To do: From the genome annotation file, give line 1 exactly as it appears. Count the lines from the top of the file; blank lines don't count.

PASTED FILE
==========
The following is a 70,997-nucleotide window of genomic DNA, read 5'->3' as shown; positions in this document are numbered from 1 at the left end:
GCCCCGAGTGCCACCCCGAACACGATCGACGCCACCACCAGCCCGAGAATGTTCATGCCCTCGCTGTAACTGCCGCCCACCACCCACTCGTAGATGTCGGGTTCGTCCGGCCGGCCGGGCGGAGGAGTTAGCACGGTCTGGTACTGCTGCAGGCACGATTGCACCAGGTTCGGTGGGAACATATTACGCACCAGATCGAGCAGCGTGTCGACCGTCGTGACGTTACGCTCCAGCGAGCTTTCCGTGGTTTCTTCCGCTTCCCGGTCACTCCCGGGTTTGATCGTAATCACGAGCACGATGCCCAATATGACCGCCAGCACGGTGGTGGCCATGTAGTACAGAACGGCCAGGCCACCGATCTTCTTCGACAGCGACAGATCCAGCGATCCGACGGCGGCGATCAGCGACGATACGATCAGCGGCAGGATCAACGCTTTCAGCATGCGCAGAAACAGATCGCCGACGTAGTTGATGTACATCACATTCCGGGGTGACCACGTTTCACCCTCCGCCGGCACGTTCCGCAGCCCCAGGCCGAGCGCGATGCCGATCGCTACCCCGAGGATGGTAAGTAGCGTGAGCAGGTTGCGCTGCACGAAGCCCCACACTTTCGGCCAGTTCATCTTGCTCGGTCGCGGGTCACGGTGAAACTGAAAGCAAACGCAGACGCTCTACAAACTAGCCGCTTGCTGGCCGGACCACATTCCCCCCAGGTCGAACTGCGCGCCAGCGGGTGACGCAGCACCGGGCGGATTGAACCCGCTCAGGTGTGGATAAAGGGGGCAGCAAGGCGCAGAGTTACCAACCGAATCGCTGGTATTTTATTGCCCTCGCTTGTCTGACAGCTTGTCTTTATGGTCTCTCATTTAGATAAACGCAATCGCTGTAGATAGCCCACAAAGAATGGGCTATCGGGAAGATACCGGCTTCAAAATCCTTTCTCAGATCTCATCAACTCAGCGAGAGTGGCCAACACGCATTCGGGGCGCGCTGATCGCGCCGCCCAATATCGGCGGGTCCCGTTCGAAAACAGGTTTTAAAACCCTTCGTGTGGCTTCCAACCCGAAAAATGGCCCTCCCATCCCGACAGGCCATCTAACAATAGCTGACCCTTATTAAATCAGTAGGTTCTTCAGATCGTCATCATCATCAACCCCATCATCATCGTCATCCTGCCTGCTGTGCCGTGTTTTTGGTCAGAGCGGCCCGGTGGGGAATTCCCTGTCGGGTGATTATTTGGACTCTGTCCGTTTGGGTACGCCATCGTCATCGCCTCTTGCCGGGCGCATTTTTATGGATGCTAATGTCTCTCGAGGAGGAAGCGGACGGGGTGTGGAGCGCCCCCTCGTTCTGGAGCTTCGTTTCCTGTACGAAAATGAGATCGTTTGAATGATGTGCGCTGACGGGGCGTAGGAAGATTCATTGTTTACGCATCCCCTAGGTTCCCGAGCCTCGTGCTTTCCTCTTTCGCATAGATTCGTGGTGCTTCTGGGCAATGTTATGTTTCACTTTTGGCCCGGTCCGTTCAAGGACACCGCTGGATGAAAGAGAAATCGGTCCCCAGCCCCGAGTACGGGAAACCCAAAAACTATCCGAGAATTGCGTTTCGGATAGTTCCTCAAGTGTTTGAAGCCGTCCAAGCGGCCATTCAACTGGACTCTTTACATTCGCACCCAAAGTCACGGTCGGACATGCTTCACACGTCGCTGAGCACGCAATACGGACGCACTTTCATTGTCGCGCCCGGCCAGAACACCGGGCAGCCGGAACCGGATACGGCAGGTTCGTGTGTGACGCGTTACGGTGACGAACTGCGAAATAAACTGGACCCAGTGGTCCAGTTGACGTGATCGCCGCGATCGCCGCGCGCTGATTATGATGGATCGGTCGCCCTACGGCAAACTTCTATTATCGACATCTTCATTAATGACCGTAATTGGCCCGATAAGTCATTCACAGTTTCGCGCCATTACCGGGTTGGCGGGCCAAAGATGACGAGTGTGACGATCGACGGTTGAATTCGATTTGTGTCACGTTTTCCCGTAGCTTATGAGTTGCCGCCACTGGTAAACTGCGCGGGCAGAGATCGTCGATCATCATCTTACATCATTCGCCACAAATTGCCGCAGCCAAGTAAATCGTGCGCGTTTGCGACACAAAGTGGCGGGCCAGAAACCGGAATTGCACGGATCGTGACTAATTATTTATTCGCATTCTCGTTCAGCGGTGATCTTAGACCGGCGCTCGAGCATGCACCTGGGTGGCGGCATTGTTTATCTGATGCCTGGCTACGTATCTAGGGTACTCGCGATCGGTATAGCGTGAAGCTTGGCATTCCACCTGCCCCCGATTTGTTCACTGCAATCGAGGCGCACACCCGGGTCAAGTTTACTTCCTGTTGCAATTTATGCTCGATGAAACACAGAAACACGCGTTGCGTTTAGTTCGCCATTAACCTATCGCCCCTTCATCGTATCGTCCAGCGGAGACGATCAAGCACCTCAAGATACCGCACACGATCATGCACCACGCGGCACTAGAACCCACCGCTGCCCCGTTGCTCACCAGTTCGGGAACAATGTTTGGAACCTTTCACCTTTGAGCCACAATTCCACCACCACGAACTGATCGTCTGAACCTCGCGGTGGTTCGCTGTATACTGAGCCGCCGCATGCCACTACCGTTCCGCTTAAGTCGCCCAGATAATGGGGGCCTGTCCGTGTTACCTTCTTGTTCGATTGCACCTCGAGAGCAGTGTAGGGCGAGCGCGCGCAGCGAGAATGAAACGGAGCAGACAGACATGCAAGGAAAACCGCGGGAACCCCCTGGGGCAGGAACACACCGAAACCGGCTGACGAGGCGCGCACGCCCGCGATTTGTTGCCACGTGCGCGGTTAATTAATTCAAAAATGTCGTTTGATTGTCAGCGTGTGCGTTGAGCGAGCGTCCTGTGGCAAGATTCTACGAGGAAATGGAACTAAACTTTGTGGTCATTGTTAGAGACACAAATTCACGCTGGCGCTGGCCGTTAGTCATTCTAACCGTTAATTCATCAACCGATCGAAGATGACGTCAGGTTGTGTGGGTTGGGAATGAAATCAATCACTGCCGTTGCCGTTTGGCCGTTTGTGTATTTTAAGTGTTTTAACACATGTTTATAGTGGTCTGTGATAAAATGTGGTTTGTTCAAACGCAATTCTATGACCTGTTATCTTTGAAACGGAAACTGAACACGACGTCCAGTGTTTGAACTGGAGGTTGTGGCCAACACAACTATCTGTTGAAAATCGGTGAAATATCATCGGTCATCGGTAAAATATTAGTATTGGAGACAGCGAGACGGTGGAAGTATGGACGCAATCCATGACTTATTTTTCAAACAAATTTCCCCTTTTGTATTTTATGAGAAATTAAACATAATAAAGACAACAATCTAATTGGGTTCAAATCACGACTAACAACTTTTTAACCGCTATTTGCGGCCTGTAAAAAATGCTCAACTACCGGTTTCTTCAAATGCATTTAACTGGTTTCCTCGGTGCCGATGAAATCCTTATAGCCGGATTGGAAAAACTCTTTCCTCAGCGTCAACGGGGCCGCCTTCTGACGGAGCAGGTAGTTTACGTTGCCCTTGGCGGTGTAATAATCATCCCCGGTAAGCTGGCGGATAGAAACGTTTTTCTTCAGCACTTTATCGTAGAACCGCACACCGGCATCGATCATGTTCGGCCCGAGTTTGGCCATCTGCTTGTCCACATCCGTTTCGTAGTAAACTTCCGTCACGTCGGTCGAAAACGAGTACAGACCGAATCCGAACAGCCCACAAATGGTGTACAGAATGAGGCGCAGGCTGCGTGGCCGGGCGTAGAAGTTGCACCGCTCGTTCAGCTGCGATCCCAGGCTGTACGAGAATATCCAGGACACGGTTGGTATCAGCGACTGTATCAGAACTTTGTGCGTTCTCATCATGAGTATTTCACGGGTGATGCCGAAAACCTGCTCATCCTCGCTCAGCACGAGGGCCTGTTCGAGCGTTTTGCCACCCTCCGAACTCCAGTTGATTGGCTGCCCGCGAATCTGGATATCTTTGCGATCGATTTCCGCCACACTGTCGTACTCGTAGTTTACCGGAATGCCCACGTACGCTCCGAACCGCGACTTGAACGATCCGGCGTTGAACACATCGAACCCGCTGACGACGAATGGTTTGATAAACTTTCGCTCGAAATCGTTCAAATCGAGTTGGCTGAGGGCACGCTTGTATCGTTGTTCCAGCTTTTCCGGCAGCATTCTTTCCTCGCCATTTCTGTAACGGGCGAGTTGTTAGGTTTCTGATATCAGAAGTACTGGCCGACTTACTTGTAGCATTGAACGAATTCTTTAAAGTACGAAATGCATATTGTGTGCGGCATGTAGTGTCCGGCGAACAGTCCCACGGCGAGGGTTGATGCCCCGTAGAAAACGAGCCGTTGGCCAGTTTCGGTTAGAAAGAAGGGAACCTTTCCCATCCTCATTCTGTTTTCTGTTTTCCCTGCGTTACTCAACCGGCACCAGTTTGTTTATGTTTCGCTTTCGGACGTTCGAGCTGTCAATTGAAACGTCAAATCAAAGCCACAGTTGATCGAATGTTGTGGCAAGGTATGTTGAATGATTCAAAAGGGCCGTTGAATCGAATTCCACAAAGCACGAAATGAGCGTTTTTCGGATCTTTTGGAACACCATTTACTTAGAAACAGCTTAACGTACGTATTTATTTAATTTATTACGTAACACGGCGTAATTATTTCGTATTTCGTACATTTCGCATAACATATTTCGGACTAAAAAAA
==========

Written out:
The following is a 70,997-nucleotide window of genomic DNA, read 5'->3' as shown; positions in this document are numbered from 1 at the left end: